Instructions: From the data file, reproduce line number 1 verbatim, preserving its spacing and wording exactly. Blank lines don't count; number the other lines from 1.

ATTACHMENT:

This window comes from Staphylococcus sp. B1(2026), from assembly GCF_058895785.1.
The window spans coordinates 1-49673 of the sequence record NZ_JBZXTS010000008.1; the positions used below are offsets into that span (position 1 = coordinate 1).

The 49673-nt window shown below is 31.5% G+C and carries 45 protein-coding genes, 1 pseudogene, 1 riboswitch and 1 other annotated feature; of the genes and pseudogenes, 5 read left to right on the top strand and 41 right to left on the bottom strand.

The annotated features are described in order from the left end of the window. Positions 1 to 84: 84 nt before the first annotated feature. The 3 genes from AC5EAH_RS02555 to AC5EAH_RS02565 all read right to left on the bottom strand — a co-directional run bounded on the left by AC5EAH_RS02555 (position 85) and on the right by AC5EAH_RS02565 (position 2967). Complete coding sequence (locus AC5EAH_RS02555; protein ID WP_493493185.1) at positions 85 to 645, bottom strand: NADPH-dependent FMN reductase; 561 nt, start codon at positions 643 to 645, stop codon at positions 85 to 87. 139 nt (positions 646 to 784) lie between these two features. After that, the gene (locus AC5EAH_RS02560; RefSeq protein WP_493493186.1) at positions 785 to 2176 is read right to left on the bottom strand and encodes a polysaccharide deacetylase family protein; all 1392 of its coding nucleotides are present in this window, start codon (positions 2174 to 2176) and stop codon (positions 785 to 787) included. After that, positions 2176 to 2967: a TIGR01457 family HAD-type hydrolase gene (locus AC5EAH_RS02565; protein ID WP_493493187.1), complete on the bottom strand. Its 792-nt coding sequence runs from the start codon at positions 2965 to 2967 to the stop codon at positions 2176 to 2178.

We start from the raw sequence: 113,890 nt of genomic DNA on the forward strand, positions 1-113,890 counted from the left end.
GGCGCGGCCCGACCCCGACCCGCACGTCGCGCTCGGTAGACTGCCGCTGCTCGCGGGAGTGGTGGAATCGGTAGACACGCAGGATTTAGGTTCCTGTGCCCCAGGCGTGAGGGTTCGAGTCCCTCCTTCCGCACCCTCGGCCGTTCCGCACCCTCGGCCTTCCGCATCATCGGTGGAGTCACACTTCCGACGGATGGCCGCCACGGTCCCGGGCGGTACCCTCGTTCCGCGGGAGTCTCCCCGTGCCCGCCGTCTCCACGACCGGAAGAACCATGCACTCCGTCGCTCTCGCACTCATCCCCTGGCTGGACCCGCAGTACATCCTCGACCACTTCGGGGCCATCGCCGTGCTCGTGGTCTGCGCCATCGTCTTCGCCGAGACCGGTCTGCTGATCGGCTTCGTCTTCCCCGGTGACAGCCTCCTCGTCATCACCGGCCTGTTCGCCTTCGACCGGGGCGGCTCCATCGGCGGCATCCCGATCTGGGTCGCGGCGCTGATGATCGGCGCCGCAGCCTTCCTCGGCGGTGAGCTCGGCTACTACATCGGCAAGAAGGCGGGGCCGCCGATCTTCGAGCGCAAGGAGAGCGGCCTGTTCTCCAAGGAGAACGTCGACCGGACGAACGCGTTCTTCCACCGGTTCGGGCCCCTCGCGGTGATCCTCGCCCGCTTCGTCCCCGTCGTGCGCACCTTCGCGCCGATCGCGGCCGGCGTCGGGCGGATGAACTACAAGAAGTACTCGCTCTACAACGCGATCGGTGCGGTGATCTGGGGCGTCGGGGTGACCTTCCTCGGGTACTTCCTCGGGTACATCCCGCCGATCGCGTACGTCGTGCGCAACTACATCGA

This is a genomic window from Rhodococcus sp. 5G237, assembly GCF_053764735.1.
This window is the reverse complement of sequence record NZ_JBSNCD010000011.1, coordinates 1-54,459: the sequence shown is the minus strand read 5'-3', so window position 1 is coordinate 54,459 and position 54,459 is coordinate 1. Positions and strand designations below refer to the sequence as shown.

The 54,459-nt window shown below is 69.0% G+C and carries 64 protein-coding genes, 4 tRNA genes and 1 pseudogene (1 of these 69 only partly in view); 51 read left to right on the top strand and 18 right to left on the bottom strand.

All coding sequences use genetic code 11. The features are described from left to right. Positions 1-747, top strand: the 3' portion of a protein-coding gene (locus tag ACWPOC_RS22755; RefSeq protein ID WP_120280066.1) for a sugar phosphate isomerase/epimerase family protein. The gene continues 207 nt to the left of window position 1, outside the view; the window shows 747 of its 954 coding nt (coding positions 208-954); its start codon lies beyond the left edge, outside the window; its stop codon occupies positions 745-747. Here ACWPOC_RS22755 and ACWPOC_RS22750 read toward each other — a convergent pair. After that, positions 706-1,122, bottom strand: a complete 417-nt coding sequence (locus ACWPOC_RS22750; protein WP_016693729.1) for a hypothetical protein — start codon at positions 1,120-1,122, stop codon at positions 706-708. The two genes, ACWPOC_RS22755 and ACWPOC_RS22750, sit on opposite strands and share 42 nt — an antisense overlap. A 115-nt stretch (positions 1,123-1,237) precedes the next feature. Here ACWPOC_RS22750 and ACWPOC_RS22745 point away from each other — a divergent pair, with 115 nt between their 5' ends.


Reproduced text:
This window comes from Staphylococcus sp. B1(2026), from assembly GCF_058895785.1.